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The 100-Year Parade of Boats: Opening of the Cape Cod Canal

The Rose Standish

The Rose Standish

On July 29, 1914 the Rose Standish started a parade of boats on Cape Cod that’s been continuing until this day. She was the first steamer to pass through the Cape Cod Canal, built by August Belmont and his  Cape Cod & New York Canal Company.

The idea of joining the Manomet River and the Scusset River had been around since at least 1623, when Miles Standish made the observation that a canal route would be useful. Since then, dozens of people suggested it, partially surveyed it and even started building. But none could complete the project.

Even George Washington gave it consideration. But through the years, with no progress made to get the idea off of paper and into the ground, ships by the dozen foundered and sank off the treacherous outer Cape.

August Belmont (r) with Paul Cravath.

August Belmont (r) with Paul Cravath.

August Belmont Jr., the Wall Street financier, finally took up the shovel laid down by so many before him in 1909. Building the canal entailed considerable blasting though ledge and boulders to connect the two sides of Cape Cod. Belmont never wavered, however, and his deep pockets proved a match for the canal at last. In 1914 the canal opened with a grand parade of boats, lead off by the Rose Standish.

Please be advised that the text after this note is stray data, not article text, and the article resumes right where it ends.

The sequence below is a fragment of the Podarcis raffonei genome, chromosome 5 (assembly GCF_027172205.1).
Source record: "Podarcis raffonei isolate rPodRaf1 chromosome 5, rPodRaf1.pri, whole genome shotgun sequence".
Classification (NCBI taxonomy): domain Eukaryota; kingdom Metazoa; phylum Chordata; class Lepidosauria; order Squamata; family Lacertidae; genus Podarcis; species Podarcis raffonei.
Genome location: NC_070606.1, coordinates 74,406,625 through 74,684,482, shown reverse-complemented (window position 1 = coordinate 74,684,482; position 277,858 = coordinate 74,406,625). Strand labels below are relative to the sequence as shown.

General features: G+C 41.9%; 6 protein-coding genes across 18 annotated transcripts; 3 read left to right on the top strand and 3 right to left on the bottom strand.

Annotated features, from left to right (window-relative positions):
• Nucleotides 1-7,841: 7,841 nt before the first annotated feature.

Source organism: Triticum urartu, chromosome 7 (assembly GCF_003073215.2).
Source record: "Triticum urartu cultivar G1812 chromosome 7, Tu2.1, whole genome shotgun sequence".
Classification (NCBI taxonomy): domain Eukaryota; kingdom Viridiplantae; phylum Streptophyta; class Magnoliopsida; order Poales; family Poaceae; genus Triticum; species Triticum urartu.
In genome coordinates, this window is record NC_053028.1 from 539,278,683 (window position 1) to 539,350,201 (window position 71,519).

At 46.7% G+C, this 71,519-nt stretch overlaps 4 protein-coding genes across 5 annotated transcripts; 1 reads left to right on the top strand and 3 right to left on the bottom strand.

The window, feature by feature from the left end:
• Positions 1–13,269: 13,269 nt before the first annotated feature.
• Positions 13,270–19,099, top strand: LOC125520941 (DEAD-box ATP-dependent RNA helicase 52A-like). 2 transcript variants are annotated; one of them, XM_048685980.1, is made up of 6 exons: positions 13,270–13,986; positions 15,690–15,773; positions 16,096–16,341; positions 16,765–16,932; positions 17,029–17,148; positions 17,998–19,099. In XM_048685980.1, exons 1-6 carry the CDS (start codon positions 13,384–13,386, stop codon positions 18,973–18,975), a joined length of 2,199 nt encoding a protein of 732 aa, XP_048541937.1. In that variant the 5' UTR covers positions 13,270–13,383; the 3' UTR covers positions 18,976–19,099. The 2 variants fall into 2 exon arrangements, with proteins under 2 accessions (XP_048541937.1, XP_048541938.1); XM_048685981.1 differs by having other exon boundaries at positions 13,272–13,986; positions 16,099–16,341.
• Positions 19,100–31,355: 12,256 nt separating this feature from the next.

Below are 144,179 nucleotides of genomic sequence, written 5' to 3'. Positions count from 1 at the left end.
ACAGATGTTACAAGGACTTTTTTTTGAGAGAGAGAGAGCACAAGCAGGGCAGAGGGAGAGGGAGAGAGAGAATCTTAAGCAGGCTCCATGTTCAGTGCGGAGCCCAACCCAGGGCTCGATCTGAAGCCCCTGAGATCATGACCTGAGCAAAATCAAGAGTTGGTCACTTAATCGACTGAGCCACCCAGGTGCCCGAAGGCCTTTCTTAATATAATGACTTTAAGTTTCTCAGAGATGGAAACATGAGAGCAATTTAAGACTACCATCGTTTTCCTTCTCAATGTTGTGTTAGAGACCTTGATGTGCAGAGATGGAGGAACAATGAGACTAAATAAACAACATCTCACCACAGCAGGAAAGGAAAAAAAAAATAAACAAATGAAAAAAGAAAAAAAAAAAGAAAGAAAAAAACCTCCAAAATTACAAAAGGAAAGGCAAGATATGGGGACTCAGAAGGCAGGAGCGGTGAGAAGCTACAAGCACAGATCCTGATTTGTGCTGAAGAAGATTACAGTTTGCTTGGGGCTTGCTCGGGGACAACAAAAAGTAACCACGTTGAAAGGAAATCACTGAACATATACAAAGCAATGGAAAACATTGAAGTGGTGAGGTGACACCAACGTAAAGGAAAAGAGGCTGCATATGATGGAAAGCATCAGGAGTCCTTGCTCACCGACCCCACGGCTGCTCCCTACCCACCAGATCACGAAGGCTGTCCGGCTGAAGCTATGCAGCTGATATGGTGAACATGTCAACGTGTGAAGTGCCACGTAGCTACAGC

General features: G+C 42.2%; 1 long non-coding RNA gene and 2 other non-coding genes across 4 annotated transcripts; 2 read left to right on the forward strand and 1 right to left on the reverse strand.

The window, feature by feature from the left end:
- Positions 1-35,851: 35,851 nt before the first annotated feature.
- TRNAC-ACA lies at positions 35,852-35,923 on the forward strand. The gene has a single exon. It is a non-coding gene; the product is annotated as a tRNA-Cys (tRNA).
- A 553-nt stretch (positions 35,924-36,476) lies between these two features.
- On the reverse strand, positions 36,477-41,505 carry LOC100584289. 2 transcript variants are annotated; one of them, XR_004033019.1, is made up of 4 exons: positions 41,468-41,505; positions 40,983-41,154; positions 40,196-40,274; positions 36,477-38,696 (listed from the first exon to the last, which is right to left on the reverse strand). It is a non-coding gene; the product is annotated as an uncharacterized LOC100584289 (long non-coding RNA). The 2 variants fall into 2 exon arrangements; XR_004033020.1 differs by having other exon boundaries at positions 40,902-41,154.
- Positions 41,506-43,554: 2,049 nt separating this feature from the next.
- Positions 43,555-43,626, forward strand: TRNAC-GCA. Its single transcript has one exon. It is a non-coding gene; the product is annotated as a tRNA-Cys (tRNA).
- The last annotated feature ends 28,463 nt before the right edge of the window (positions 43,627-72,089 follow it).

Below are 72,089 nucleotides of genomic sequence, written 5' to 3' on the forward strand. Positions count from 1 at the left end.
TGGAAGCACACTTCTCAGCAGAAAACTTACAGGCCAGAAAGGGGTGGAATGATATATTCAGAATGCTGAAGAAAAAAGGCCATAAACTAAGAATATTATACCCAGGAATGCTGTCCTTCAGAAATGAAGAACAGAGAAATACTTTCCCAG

Finally, hopeful mariners thought, the perils and loss of life that were inherent in passing the outer Cape would be a thing of the past. But the vision would have to wait. When Belmont opened the canal, he set tolls at a hefty rate to recover the high cost of building the canal.

Working on the Cape Cod Canal

Working on the Cape Cod Canal

The tolls, it turned out, were too high for many of the shipping lines. Many of the companies valued their bottom line more than the potential loss of a few sailors, and the chance to shave 62 miles off the trip between New York and Boston wasn’t enough of a draw. In addition, the canal itself was tricky to navigate, and crashes in the canal hurt its image.  With so many mariners continuing to take the risk of rounding the Cape, the canal turned into a money loser.

The U.S. government took control of the canal in 1918 in the interest of national security. In 1928, the government bought out Belmont altogether and embarked upon a series of improvements until the canal of 1914 became the canal we see today.

Cape_Cod_Bourne_Bridge_and_Railroad_Bridge

 

You can read more about the Cape Cod  Canal in The Cape Cod Canal: Breaking Through the Bared and Bended Arm by J. North Conway. The book plunges into the character of Cape Cod, from its discovery to its chowder, and of the man who managed to cut a path through it. 

cape cod canal

This story was updated in 2017.

4 comments

  1. Mark Iannantuoni

    History Happens EVERY day….even today!

  2. New England Historical Society

    ^Mike, Thanks for pointing out our mistake. We should never post before coffee!

  3. Clare Silliman

    Reminds me of the Ticonderoga.

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